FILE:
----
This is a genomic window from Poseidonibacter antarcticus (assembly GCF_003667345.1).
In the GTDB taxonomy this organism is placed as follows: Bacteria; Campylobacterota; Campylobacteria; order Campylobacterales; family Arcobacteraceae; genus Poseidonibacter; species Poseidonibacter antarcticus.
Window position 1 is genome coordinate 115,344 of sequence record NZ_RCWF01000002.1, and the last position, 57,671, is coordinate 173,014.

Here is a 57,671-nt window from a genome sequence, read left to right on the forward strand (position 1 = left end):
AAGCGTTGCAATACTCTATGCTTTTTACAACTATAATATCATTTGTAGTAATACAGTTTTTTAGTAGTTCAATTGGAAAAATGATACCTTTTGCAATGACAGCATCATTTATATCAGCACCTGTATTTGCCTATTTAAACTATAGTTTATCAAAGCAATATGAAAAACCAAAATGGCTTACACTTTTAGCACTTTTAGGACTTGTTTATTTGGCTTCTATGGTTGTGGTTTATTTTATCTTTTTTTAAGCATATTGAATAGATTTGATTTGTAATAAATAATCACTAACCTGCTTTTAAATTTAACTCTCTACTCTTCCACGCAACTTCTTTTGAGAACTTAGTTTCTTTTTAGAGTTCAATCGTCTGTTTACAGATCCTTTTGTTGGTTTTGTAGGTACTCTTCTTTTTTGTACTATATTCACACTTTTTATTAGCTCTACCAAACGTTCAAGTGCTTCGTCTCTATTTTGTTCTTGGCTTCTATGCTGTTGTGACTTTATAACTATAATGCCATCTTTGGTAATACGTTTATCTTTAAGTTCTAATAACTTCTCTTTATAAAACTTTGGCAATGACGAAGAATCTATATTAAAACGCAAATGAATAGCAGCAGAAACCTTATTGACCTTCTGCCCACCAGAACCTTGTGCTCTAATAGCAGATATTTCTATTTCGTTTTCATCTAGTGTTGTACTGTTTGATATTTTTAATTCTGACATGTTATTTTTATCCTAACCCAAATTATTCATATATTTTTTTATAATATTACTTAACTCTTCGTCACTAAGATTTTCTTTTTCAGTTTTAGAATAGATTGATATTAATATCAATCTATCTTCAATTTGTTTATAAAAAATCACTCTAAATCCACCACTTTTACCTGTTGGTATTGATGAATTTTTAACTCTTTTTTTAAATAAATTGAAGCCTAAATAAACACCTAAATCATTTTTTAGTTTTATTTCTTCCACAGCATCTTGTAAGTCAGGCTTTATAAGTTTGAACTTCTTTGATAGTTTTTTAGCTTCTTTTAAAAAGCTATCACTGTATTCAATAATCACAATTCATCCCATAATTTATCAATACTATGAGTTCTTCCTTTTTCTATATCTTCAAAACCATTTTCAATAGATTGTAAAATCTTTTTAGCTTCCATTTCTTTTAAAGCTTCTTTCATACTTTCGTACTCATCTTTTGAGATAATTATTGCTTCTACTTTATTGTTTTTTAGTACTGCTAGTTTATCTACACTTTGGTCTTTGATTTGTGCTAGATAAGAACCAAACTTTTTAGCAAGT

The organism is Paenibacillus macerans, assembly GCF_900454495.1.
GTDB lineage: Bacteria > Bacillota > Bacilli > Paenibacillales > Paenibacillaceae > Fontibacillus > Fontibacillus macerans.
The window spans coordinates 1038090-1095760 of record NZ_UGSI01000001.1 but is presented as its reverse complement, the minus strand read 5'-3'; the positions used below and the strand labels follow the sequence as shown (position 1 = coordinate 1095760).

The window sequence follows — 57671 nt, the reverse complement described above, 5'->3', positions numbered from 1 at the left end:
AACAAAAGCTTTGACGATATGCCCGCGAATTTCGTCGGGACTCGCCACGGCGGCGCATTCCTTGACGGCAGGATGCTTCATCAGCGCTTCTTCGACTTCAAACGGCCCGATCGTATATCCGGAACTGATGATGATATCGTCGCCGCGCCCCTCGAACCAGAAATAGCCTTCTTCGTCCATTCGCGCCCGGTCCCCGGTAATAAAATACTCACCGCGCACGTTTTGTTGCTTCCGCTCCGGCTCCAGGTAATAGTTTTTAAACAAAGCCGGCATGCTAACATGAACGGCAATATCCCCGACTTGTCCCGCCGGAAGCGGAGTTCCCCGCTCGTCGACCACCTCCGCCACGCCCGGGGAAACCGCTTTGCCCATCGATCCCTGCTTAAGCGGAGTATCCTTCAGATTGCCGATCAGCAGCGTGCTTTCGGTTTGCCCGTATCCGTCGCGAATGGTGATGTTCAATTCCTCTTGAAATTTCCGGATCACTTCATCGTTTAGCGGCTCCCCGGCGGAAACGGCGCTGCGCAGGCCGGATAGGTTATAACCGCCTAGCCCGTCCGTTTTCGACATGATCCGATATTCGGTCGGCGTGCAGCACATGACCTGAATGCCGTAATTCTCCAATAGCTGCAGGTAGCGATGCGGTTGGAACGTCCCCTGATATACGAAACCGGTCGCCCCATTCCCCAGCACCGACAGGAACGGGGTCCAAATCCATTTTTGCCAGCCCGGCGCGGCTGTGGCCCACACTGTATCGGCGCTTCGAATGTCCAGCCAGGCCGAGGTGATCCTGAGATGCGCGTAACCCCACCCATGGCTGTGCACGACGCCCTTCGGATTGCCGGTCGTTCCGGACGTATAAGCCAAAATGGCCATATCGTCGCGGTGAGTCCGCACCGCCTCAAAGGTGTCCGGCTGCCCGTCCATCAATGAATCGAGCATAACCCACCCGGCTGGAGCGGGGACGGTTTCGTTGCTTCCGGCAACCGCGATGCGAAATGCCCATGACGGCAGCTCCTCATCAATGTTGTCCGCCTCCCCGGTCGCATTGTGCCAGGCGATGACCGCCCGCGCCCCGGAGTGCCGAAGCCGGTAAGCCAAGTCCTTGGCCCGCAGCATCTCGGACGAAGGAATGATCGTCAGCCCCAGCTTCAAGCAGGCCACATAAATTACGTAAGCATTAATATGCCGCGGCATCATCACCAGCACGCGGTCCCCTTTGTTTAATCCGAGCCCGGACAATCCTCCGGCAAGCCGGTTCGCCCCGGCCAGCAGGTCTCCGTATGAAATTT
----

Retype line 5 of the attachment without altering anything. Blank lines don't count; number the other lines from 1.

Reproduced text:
AAGCGTTGCAATACTCTATGCTTTTTACAACTATAATATCATTTGTAGTAATACAGTTTTTTAGTAGTTCAATTGGAAAAATGATACCTTTTGCAATGACAGCATCATTTATATCAGCACCTGTATTTGCCTATTTAAACTATAGTTTATCAAAGCAATATGAAAAACCAAAATGGCTTACACTTTTAGCACTTTTAGGACTTGTTTATTTGGCTTCTATGGTTGTGGTTTATTTTATCTTTTTTTAAGCATATTGAATAGATTTGATTTGTAATAAATAATCACTAACCTGCTTTTAAATTTAACTCTCTACTCTTCCACGCAACTTCTTTTGAGAACTTAGTTTCTTTTTAGAGTTCAATCGTCTGTTTACAGATCCTTTTGTTGGTTTTGTAGGTACTCTTCTTTTTTGTACTATATTCACACTTTTTATTAGCTCTACCAAACGTTCAAGTGCTTCGTCTCTATTTTGTTCTTGGCTTCTATGCTGTTGTGACTTTATAACTATAATGCCATCTTTGGTAATACGTTTATCTTTAAGTTCTAATAACTTCTCTTTATAAAACTTTGGCAATGACGAAGAATCTATATTAAAACGCAAATGAATAGCAGCAGAAACCTTATTGACCTTCTGCCCACCAGAACCTTGTGCTCTAATAGCAGATATTTCTATTTCGTTTTCATCTAGTGTTGTACTGTTTGATATTTTTAATTCTGACATGTTATTTTTATCCTAACCCAAATTATTCATATATTTTTTTATAATATTACTTAACTCTTCGTCACTAAGATTTTCTTTTTCAGTTTTAGAATAGATTGATATTAATATCAATCTATCTTCAATTTGTTTATAAAAAATCACTCTAAATCCACCACTTTTACCTGTTGGTATTGATGAATTTTTAACTCTTTTTTTAAATAAATTGAAGCCTAAATAAACACCTAAATCATTTTTTAGTTTTATTTCTTCCACAGCATCTTGTAAGTCAGGCTTTATAAGTTTGAACTTCTTTGATAGTTTTTTAGCTTCTTTTAAAAAGCTATCACTGTATTCAATAATCACAATTCATCCCATAATTTATCAATACTATGAGTTCTTCCTTTTTCTATATCTTCAAAACCATTTTCAATAGATTGTAAAATCTTTTTAGCTTCCATTTCTTTTAAAGCTTCTTTCATACTTTCGTACTCATCTTTTGAGATAATTATTGCTTCTACTTTATTGTTTTTTAGTACTGCTAGTTTATCTACACTTTGGTCTTTGATTTGTGCTAGATAAGAACCAAACTTTTTAGCAAGT